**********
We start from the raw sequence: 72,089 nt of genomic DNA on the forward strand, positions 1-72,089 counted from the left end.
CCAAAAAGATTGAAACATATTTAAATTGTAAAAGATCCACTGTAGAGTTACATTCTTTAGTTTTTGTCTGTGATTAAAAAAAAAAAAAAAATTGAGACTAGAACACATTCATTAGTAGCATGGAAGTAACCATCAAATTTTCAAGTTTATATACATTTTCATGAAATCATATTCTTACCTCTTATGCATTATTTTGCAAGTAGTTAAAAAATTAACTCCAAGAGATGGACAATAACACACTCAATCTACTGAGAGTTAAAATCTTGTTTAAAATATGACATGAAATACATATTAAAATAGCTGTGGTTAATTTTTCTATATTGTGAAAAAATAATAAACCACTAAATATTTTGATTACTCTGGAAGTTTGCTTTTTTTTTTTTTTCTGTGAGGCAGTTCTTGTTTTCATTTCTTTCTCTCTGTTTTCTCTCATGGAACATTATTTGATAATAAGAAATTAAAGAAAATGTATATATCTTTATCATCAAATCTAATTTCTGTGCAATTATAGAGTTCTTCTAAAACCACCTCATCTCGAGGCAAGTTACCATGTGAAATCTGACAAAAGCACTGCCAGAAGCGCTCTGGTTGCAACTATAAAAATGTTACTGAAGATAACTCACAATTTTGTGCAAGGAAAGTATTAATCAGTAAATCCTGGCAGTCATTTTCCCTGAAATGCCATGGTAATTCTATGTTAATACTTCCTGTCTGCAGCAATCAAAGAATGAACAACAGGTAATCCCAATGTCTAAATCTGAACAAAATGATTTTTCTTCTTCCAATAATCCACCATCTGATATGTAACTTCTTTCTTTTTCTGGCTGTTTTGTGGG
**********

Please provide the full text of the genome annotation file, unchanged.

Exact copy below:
We start from the raw sequence: 72,089 nt of genomic DNA on the forward strand, positions 1-72,089 counted from the left end.
CCAAAAAGATTGAAACATATTTAAATTGTAAAAGATCCACTGTAGAGTTACATTCTTTAGTTTTTGTCTGTGATTAAAAAAAAAAAAAAAATTGAGACTAGAACACATTCATTAGTAGCATGGAAGTAACCATCAAATTTTCAAGTTTATATACATTTTCATGAAATCATATTCTTACCTCTTATGCATTATTTTGCAAGTAGTTAAAAAATTAACTCCAAGAGATGGACAATAACACACTCAATCTACTGAGAGTTAAAATCTTGTTTAAAATATGACATGAAATACATATTAAAATAGCTGTGGTTAATTTTTCTATATTGTGAAAAAATAATAAACCACTAAATATTTTGATTACTCTGGAAGTTTGCTTTTTTTTTTTTTTCTGTGAGGCAGTTCTTGTTTTCATTTCTTTCTCTCTGTTTTCTCTCATGGAACATTATTTGATAATAAGAAATTAAAGAAAATGTATATATCTTTATCATCAAATCTAATTTCTGTGCAATTATAGAGTTCTTCTAAAACCACCTCATCTCGAGGCAAGTTACCATGTGAAATCTGACAAAAGCACTGCCAGAAGCGCTCTGGTTGCAACTATAAAAATGTTACTGAAGATAACTCACAATTTTGTGCAAGGAAAGTATTAATCAGTAAATCCTGGCAGTCATTTTCCCTGAAATGCCATGGTAATTCTATGTTAATACTTCCTGTCTGCAGCAATCAAAGAATGAACAACAGGTAATCCCAATGTCTAAATCTGAACAAAATGATTTTTCTTCTTCCAATAATCCACCATCTGATATGTAACTTCTTTCTTTTTCTGGCTGTTTTGTGGG